Garber: Time to turn on the sprinklers
Ryan Summerlin June 9, 2012
If you haven’t already started up your sprinkler system, this is probably the weekend to do it. Voluntary watering restrictions are in place in many areas and that means we need to be more careful about saving water.
Since most people run sprinklers early in the morning before they get up, they rarely see them running and won’t know about any problems. That’s why it’s a good idea at the start of the watering season, to turn on the water and look for problems.
Everything you fix now will save water all season long.
Look at each one of the sprinklers while it’s running.
• Make sure heads are moving correctly and aimed at the grass – not the street.
• Next look for geysers that are shooting water straight up in the air. That usually indicates that the sprinkler head itself is missing.
• Finally, look for nozzles that might be clogged. Unplugging nozzles is a quick job with instant results.
How do you know if there are major problems?
• If one area of the system doesn’t work at all, that might be an electrical or other problem that will require some troubleshooting.
• Line breaks can also keep an area from watering.
• If you see the ground start to mound up like a bubble, turn the water off immediately. That could indicate a major break in the sprinkler pipe caused from a winter freeze.
All of these problems will most likely need a trained technician to fix.
Check out the timer and schedule it for watering:
• Replace the battery so that the program that tells sprinklers when to water is saved if there’s a power outage.
• Schedule watering times based on current conditions and any watering restrictions in your area. Do not just set the timer and forget it. Water needs for plants in June will be much different than in the heat of July.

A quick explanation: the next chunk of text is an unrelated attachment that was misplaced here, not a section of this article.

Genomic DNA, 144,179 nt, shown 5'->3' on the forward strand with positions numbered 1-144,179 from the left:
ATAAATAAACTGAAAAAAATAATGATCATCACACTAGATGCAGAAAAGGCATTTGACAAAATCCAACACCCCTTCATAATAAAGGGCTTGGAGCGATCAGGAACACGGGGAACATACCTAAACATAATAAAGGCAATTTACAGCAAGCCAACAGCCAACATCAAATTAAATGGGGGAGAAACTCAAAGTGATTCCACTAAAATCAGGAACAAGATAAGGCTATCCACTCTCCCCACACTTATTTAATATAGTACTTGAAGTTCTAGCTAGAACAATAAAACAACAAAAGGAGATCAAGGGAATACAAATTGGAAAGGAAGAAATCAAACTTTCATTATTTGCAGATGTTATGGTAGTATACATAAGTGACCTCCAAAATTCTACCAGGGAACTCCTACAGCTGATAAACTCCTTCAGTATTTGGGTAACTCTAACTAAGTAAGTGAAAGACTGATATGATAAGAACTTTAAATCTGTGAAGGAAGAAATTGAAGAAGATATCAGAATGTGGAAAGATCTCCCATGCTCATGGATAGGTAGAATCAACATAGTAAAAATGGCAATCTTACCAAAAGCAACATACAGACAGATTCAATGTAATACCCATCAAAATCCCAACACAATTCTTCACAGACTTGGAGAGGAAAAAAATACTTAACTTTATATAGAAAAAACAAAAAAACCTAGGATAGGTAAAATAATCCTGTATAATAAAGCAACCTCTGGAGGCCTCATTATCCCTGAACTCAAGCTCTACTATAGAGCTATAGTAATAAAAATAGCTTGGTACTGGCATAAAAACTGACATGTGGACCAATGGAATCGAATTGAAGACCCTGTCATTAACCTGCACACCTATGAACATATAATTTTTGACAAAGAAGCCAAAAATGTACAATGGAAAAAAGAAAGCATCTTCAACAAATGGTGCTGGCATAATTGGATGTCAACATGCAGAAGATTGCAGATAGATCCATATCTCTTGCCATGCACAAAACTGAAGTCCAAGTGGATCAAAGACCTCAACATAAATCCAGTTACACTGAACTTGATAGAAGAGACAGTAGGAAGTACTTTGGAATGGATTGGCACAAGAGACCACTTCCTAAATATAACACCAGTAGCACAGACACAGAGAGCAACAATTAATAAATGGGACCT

• Plan on resetting the timer as days get warmer.
• Set watering times based on the type of sprinkler heads in each area of the sprinkler system. Rotor heads that send a stream of water from side to side should water no more than 20 minutes to avoid run-off. Pop-up heads or spray heads that spray continuously in one area should run about 8-10 minutes at a time.
• If you need to water longer in some areas, use the cycle and soak method: Set the schedule so that sprinklers run the cycle once, allow time for water to soak in and schedule another cycle of watering a little later.
Need a more user-friendly approach to scheduling watering times?
• Upgrade your timer to a SMART controller or ET controller. These scheduling devices are based on the latest technology and rely on real weather data that tells the sprinklers when to run and for how long.
• Other water-saving technologies can keep sprinklers from running in the rain and cut water use in other ways.
• Consumer tip: Water providers and municipalities often offer rebates for these upgrades, so check out your local options.
Courtesy Associated Landscape Contractors of Colorado and Neils Lunceford, a landscaping company based in Silverthorne that is a member. You may contact them at (970) 468-0340.